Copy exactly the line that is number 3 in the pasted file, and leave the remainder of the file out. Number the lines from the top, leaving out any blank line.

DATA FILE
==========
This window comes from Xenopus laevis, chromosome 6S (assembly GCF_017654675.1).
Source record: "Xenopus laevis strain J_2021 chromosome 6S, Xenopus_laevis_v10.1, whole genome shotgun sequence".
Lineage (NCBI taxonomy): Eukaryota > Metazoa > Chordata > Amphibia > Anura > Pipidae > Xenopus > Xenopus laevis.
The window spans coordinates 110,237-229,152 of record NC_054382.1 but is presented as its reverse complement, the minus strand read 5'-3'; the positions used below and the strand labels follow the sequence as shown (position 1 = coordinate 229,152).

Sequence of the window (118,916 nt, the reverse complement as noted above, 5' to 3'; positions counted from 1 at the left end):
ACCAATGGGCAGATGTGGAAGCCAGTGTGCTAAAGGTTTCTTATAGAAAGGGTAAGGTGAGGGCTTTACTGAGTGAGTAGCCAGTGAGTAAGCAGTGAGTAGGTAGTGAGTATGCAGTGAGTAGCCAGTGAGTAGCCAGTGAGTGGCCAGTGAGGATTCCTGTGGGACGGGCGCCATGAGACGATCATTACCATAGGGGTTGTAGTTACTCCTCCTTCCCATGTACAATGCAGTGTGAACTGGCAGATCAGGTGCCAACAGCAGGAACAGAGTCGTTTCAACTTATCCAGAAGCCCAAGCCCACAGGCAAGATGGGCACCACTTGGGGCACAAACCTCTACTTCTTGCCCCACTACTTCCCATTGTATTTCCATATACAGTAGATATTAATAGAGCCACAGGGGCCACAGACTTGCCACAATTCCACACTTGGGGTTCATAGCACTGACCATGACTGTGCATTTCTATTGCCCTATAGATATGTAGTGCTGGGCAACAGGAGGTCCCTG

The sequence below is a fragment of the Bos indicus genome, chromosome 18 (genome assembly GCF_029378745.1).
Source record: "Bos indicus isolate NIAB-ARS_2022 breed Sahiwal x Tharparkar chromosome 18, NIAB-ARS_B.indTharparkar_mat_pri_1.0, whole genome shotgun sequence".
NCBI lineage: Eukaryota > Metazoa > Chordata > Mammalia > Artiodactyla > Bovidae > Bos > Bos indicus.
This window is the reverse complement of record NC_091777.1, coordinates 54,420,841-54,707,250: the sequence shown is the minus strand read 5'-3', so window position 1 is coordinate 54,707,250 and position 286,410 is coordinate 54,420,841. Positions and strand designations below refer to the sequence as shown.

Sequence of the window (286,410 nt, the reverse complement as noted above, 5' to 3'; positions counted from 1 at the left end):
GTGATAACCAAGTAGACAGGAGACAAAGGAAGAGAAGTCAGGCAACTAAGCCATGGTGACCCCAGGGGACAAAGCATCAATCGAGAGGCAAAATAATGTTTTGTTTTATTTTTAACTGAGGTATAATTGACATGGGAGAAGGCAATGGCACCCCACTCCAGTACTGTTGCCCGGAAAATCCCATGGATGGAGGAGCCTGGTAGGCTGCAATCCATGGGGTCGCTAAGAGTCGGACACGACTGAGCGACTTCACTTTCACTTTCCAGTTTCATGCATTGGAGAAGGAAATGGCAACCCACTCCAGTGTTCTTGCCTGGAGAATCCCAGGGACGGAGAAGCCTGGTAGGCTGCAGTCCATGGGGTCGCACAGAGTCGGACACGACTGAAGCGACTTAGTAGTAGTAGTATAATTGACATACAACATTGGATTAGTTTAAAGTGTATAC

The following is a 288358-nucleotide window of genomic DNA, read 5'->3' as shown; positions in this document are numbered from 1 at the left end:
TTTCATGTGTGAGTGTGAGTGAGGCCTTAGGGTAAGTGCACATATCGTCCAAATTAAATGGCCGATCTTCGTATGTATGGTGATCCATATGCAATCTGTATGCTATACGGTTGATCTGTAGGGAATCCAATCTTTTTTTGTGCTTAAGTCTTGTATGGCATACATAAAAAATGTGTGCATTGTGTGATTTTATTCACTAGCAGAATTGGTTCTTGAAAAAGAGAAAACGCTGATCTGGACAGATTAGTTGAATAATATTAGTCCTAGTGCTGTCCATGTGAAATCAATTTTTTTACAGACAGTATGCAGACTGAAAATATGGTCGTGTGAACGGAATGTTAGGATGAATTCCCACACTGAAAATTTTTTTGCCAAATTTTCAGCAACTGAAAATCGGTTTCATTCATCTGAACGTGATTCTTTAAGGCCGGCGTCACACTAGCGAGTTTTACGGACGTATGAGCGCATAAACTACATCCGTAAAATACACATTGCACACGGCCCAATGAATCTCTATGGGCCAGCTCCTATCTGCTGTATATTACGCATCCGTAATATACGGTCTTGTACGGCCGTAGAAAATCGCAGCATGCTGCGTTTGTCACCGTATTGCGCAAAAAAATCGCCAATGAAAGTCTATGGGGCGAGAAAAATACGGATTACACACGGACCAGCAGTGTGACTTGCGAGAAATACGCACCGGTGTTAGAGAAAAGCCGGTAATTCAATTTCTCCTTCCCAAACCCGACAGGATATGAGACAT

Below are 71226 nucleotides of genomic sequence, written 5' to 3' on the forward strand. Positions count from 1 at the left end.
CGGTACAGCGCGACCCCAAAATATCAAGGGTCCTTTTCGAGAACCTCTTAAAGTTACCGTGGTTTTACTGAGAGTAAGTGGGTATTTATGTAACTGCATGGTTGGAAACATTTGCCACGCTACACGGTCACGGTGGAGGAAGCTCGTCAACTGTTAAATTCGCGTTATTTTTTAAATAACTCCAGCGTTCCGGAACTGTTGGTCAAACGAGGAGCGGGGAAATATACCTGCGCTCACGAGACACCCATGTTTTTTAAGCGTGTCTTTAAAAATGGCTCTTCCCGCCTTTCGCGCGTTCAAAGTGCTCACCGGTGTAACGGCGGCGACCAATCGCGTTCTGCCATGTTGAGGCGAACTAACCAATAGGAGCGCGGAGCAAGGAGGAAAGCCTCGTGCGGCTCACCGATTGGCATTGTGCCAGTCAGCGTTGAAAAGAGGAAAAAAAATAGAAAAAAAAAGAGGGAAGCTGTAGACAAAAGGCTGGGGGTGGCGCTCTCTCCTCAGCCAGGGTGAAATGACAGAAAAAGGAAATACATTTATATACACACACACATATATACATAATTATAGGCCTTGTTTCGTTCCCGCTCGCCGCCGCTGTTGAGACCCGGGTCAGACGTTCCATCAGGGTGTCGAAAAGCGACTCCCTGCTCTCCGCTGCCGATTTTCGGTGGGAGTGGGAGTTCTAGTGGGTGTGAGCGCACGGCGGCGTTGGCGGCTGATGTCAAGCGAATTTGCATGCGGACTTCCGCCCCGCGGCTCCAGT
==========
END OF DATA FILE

Lineage (NCBI taxonomy): Eukaryota > Metazoa > Chordata > Amphibia > Anura > Pipidae > Xenopus > Xenopus laevis.